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supreme deities and art

updated sat 30 nov 96


Karl P. Platt on mon 4 nov 96

My, now we have a touchy subject.

>For two to threecentury or more Art and religion have gone hand in hand.<

If you want to call the work seen in churches art, then we're actually
looking at a relationship that goes back a whole lot farther than that.
I'm looking here at a slide of a Ptolemaic icon made in glass. "Stained"
glass in christian churches is known to have been around for about 1,100
years. It is assumed that they decorated their churches before that as
well. Probably all manner of ritual vessels in ceramic were used, too.
One might also point to places like Anghor Wat, and many of its kind
which predate the rise of Christianity by several thousand years,
scattered throughout Asia which were designed, built and decorated
strictly for ritual purposes.

I recall talking with a fellow several years ago who on returning from a
protracted trip throughout the far east told me he ultimately found the
art to be utterly boring as it only dealt with religous themes and had
little to say to the current local reality.

Having been raised in the Catholic tradition, I can't say even to this
day that I ever saw much art in a church -- for my part, you can include
the Sistine Chapel in this, too. A lot of beautifully crafted objects,
Yes. Art......I dunno. I mean, if you've seen one morose Mary statue,
you've seen 'em all -- likewise with Buddah statues. However, I do enjoy
the Mexican extrapolation which has Mary all aglow -- solemn though she

Here I always think of Hermann Hesse's Narcissus and Goldmund. After
leaving the cloister of his youth and having led turbulent days out in
the world, near the end of his life Goldmund returned to the cloister
and carved figures of saints which evoked the strongest passions
distilled from his turbulent foray away from the cloister. Goldmund's
powerful work had nothing to do with the church or religon apart from
using the vehicle of religous figures as his vent.

>Singling out a particular religion and blaming IT for genocide and rape of the

But a cogent argument could be made that Christianity has likely caused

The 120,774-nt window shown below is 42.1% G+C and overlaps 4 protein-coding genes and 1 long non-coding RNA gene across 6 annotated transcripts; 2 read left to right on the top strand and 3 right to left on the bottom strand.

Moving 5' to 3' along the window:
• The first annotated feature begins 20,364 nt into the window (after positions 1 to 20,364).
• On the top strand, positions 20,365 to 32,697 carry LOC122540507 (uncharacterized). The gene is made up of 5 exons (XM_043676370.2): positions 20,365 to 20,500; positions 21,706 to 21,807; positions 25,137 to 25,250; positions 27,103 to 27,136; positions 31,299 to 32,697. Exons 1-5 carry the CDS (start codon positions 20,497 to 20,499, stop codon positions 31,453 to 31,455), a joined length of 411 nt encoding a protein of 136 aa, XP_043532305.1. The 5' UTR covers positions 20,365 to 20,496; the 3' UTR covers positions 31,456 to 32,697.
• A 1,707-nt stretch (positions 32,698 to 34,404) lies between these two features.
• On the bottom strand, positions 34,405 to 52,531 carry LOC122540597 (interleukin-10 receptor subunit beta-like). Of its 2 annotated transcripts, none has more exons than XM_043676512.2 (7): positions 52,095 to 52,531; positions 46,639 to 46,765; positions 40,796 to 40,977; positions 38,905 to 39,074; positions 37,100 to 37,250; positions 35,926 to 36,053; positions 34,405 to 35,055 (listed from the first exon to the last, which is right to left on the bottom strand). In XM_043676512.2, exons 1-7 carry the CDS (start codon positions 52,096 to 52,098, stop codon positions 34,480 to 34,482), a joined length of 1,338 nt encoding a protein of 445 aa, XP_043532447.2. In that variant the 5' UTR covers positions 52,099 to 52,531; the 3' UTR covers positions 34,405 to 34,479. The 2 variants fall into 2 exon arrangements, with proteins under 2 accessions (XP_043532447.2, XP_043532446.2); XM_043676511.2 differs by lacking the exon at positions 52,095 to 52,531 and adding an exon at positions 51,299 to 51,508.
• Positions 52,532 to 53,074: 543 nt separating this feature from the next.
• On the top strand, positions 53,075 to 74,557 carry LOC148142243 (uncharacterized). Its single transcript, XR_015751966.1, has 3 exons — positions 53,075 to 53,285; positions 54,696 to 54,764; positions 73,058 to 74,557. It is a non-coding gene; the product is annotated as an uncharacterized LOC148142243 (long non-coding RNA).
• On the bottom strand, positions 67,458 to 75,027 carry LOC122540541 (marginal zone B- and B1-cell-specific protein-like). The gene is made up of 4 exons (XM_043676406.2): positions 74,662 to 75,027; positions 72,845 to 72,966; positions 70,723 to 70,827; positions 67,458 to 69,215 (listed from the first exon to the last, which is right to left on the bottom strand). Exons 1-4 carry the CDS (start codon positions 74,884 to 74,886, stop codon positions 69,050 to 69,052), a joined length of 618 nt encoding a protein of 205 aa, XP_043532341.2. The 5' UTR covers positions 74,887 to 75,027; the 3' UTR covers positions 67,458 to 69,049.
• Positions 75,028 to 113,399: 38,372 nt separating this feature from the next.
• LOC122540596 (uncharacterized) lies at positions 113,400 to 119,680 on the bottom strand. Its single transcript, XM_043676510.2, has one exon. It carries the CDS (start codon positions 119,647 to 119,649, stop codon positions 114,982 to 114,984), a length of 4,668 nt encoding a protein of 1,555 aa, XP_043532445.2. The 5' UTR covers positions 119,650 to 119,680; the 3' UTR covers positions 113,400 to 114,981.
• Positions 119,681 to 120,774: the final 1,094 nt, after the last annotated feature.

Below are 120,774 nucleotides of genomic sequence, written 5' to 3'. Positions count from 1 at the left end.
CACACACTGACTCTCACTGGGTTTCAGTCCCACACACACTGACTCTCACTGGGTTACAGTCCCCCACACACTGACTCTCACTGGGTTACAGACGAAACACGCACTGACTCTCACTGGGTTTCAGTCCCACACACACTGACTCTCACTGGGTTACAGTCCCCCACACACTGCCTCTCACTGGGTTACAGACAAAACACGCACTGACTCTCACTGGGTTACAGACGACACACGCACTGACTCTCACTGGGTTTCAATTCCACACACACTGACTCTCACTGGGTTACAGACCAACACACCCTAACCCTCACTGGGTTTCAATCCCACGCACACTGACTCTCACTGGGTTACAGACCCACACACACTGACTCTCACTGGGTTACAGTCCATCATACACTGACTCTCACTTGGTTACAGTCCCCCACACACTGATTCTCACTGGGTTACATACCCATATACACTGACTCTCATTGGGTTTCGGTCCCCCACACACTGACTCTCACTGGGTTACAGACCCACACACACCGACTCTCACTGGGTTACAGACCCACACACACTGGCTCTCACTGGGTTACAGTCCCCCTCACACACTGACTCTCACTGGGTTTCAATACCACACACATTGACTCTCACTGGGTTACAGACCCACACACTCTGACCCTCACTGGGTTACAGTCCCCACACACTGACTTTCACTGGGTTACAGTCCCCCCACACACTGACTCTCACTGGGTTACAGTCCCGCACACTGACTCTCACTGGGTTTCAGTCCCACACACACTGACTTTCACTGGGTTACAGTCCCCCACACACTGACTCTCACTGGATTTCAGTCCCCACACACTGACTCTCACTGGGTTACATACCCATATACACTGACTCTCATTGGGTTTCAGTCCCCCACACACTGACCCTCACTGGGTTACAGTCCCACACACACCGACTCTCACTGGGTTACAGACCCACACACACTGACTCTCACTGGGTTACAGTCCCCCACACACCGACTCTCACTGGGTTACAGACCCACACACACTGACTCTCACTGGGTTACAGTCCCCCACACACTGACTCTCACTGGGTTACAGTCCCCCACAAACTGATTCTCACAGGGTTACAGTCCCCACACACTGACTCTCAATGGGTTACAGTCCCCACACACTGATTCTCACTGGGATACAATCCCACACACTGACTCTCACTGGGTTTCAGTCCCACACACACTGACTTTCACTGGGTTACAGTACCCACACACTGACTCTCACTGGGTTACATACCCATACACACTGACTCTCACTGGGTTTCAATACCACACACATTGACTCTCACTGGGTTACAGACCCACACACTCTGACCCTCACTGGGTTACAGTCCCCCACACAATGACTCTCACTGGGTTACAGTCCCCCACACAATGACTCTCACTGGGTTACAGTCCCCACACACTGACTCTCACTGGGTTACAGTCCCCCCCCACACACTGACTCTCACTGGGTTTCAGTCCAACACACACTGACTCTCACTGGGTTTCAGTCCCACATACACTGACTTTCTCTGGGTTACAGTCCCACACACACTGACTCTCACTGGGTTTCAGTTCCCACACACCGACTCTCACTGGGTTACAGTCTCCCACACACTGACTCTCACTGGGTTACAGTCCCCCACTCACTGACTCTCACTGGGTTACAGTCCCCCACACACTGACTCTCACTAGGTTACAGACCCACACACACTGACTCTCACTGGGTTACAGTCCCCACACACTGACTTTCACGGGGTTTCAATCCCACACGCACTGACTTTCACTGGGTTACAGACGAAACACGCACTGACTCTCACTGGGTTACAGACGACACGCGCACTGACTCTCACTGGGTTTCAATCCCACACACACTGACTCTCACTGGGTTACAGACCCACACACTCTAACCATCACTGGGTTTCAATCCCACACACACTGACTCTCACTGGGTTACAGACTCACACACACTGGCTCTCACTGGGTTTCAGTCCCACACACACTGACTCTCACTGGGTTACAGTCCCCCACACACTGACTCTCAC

more human misery than any other organized religon. We can start this
discussion with the Crusades and take it to these Pentacostal sects I
encountered in West Virginia which proscribe that misbehaving members be
locked up in tiny little huts without refreshment for extended periods
to reflect on their sins. Then there's the cult of guilt the Catholics
and Jews are famous for. This isn't to discourage anyone from being
dedicated to an organized religon, but only to point out that in history
organized religon has as much sordid history as the secular world. That
the Catholics patronized expensive decoration doesn't excuse all those
murdered in the crusades and the absence of art among the Pentacostals
doesn't excuse torture. Maybe this discussion ought to move to a
different topical list.

>It has only be in the last few century that patronage for the Arts has move to

Is this to ignore the Medicis, who certainly indulged the church,
arguably to retain their priveleges as merchants, but who also
subsidized secular works?

It is well to recall that links between the merchant class and the
church (in the western world) were a lot more explicit in days of yore.
Up until the time the Crusades ended the Church held the exclusive right
of usery -- and it was not enforced by tickling with feathers. Yet
lacking cash to pay the returning Crusaders, the Church reckoned it was
better to pay them off with the right to loan money than have a hacked
off bunch of warriors at the gates. From this beginning, the Vatican's
bank has been the most highly insinuated of all -- what was that fable
about money-changers in the temple?

In our time, certainly in the US, the central state has replaced the
church (and family) as the nexus of society almost completely. In this
perspective, one might argue that the NEA has replaced the church as the
central arts patron.

As well, the merchant class now indulges the central state instead of
the church to secure its priveleges -- look at who pays for political
campaigns -- that is, apart from the now, and finally exposed antics of
John Huang.

The class of people who privately indulge art on a grand scale really
hasn't changed at all. The context in which they reside, however, has.

Although in the US, which has featured much more uniform distribution of
wealth than most other places -- at least up until 1972's implementation
of the Kennedy Round of the GATT -- art, in its raw and decorative
forms, have been accessable to a fairly wide body of the population and
have enjoyed wide popular support quite apart from large benefactors.
The ascendance and success of the crafts movement begun in the 60's
emphasize this.

>>I can't see any other subject but Morality (Religion) that invokes more passio

This suggests that morality cannot exist outside of organized religon
and that is a tendentious proposition. Look harder.

>>Please lets not"Jesse Helms" our listing to death.<<

What does Jesse have to do with religon?

>>Numeraphobia was starting to plug up my mail box.<<

But isn't the mathematical elegance of the universe evocative of a grand
unity, too?

KPP -- waxing polemic